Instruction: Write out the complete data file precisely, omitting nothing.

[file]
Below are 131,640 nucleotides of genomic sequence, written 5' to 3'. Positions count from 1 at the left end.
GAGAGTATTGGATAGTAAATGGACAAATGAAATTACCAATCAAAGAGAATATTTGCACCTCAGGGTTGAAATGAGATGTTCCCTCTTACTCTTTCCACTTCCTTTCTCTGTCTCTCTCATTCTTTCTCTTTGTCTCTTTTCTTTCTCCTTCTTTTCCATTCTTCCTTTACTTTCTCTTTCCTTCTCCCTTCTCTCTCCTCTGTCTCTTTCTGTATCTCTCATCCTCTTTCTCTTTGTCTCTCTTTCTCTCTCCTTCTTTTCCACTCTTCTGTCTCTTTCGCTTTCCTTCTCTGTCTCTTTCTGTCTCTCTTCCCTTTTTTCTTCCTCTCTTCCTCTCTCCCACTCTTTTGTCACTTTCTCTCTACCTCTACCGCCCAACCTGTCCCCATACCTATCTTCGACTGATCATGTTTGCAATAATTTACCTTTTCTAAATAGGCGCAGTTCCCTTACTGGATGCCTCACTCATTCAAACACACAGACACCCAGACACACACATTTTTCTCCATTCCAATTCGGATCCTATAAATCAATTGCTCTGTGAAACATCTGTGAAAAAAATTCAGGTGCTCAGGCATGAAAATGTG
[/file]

Below are 131,640 nucleotides of genomic sequence, written 5' to 3'. Positions count from 1 at the left end.
GAGAGTATTGGATAGTAAATGGACAAATGAAATTACCAATCAAAGAGAATATTTGCACCTCAGGGTTGAAATGAGATGTTCCCTCTTACTCTTTCCACTTCCTTTCTCTGTCTCTCTCATTCTTTCTCTTTGTCTCTTTTCTTTCTCCTTCTTTTCCATTCTTCCTTTACTTTCTCTTTCCTTCTCCCTTCTCTCTCCTCTGTCTCTTTCTGTATCTCTCATCCTCTTTCTCTTTGTCTCTCTTTCTCTCTCCTTCTTTTCCACTCTTCTGTCTCTTTCGCTTTCCTTCTCTGTCTCTTTCTGTCTCTCTTCCCTTTTTTCTTCCTCTCTTCCTCTCTCCCACTCTTTTGTCACTTTCTCTCTACCTCTACCGCCCAACCTGTCCCCATACCTATCTTCGACTGATCATGTTTGCAATAATTTACCTTTTCTAAATAGGCGCAGTTCCCTTACTGGATGCCTCACTCATTCAAACACACAGACACCCAGACACACACATTTTTCTCCATTCCAATTCGGATCCTATAAATCAATTGCTCTGTGAAACATCTGTGAAAAAAATTCAGGTGCTCAGGCATGAAAATGTG